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Not Reigning Yet
19 September 2013
The two letters from the Apostle Paul to the followers of Yeshua (Jesus, Isa) living in Corinth were written in order to address some very fundamental and urgent problems which had arisen among the Corinthians. Among a number of other issues, Paul confronted problems like the misuse of spiritual gifts, tolerating sexual sin in the church, a religious-celebrity syndrome, and wanting to live a "victorious" life rather than a "crucified" life. Hmmmm ... sounds a lot like much of the modern American church, as well as significant portions of the worldwide church. Because each one of these issues would require a separate article in order to deal with them properly, today I want to focus our attention on the last item in my list.

Paul makes some very interesting statements in 1 Corinthians 4, verses 8 and 10 —
You think you already have everything you need. You think you are already rich. You have begun to reign in God's Kingdom without us! I wish you really were reigning already, for then we would be reigning with you.... Our dedication to Messiah makes us look like fools, but you claim to be so wise in Messiah! We are weak, but you are so powerful! You are honored, but we are ridiculed.
Using a good dose of irony, Paul contrasts their view of themselves with reality. He's also contrasting his own views and practices related to following Yeshua with their distorted, false views and practices. Let's look at each individual point he is making:
  • You think you already have everything you need — but you don't!
  • You think you are already rich — but you aren't!
  • You have begun to reign in God's kingdom — but you haven't!
  • You claim to be so wise in Messiah — but you aren't!
  • You are so powerful — but you aren't!
  • You are honored — but you aren't!
Before I go on, I have to take a little detour and say that this list really reminds me of Yeshua's words to His followers in Laodicea:
You say, "I am rich; I have acquired wealth and do not need a thing." But you do not realize that you are wretched, pitiful, poor, blind and naked. I counsel you to buy from Me gold refined in the fire, so you can become rich; and white clothes to wear, so you can cover your shameful nakedness; and salve to put on your eyes, so you can see. Those whom I love I rebuke and discipline. So be earnest and repent.... To the one who is victorious, I will give the right to sit with Me on my throne, just as I was victorious and sat down with My Father on His throne. (Revelation 3:17-19,21)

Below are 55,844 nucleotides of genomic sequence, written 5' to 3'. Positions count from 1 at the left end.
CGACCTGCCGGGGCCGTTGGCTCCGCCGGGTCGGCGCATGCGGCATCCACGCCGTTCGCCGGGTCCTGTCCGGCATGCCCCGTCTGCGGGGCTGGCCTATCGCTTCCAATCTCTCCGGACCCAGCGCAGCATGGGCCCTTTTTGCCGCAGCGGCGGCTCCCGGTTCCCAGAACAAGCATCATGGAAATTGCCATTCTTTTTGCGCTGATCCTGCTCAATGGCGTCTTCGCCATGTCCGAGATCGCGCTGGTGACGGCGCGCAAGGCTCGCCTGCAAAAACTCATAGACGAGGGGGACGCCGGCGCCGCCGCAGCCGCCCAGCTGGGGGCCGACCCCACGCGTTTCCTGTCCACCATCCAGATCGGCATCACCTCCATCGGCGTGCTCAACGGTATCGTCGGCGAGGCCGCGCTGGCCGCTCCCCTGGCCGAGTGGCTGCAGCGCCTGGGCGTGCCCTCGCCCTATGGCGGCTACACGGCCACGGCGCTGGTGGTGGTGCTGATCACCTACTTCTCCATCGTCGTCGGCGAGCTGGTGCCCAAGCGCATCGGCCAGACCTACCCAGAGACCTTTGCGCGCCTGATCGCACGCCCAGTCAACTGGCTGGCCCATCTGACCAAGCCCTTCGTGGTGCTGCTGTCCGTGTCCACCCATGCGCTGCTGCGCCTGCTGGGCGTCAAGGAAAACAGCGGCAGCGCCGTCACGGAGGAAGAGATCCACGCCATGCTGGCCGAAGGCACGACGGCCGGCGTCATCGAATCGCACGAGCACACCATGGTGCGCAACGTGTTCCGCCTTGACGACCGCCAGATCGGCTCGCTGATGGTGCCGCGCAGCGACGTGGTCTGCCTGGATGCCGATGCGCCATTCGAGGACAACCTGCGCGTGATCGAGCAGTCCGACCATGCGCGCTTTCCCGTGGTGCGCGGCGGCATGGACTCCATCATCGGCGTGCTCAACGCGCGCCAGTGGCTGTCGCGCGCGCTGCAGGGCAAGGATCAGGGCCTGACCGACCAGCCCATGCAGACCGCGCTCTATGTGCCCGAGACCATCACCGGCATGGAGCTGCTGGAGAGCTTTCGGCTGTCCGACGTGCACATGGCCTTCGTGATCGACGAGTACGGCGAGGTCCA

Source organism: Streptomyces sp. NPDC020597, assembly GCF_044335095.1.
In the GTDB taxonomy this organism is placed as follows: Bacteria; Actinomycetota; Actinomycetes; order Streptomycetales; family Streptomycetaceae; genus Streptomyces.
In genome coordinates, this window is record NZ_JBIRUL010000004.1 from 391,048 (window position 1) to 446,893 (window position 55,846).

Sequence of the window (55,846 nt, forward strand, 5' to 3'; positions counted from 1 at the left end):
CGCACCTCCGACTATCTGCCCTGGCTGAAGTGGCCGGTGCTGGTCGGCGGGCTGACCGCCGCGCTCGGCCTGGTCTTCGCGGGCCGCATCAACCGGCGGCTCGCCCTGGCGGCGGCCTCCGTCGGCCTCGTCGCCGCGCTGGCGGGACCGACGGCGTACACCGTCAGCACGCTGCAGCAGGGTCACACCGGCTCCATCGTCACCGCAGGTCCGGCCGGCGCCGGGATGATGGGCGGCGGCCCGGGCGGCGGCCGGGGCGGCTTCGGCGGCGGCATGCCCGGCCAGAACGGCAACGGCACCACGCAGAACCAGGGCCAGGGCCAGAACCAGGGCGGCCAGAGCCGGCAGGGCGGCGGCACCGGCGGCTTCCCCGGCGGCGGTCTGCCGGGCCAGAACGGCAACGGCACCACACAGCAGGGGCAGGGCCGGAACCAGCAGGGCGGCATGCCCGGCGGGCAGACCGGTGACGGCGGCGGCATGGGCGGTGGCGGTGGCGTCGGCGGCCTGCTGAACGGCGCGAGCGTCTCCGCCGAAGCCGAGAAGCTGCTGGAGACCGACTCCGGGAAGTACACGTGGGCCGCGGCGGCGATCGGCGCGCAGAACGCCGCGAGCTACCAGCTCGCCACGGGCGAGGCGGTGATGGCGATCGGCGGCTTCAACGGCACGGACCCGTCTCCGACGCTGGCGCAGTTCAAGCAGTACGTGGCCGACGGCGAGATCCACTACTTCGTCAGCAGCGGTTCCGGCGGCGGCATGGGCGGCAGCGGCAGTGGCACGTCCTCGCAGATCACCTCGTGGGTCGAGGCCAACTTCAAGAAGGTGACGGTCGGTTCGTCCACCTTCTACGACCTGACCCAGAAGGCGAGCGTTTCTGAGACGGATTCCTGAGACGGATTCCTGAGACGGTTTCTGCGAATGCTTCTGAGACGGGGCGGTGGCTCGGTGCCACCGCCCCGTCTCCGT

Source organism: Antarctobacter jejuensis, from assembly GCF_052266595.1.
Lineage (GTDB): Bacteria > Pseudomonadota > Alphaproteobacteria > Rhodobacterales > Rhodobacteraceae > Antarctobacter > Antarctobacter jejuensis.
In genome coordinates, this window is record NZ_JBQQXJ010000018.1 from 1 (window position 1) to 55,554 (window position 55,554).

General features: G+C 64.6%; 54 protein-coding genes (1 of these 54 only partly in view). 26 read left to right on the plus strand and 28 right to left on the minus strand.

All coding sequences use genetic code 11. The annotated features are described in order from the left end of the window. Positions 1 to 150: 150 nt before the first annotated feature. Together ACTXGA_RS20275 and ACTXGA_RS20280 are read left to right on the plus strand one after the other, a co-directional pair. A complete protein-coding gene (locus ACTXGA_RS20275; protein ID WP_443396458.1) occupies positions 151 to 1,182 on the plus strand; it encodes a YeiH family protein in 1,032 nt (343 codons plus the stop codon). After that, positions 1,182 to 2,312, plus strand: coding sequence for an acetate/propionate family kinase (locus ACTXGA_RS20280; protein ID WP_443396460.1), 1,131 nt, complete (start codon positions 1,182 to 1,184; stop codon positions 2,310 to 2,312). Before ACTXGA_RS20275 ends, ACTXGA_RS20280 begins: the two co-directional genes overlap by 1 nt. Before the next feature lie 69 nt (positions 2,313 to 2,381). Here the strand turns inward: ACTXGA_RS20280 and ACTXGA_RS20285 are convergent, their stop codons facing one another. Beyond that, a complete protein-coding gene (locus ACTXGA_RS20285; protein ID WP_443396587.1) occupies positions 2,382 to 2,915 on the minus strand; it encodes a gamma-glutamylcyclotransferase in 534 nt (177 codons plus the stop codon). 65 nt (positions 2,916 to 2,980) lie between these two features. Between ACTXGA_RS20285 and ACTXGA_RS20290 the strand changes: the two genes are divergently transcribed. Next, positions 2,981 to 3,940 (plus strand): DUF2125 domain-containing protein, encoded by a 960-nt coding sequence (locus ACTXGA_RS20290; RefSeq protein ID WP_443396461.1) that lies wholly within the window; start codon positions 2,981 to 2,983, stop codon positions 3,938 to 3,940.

After Yeshua rebukes them for attitudes similar to those of the Corinthians, He gives them an awesome promise: that they will actually rule and reign with Him, if they are victorious as He was victorious. And how was Yeshua victorious? He was faithful, obedient and submissive to God the Father, even through suffering and death, in order to accomplish God's will — and we are to imitate Yeshua (see Philippians 2:1-11). In Revelation 12:11, it says that we gain the victory by the blood of the Lamb, the word of our testimony, and by not loving our lives so much as to shrink from death.

Well, back to Corinthians ... It seems that Paul himself might have been feeling that he was being somewhat sarcastic, because he added in verse 14: "I am not writing these things to shame you, but to warn you as my beloved children." Then he goes on to give them his own experiences as an example of what a true follower of Yeshua should look like, in verses 9 through 13:
It seems to me that God has put us apostles on display, like prisoners of war at the end of a victor's parade, condemned to die. We have become a spectacle to the entire world — to people and angels alike. Our dedication to Christ makes us look like fools... we are weak... we are ridiculed. Even now we go hungry and thirsty, and we don't have enough clothes to keep warm. We are often beaten and have no home. We work wearily with our own hands to earn our living. We bless those who curse us. We are patient with those who abuse us. We appeal gently when evil things are said about us. Yet we are treated like the world's garbage, like everybody's trash — right up to the present moment.
All this really does not sound like the "reigning" Christianity that so many modern believers want to embrace. In fact, it sounds like the exact opposite of what many Christians are taught to expect in the "victorious Christian life" as they are "training for reigning." Could it be that Paul just didn't have enough faith to rise above his troubles and take dominion over them?

You might argue that the suffering Paul describes is only for apostles, and not for all followers of Yeshua. But then Paul fires a deadly shot right between the eyes — a real zinger — in verse 16: "Therefore I urge you to imitate me." Further on in the same letter Paul repeats this in chapter 11, verse 1: "You should imitate me, just as I imitate Messiah."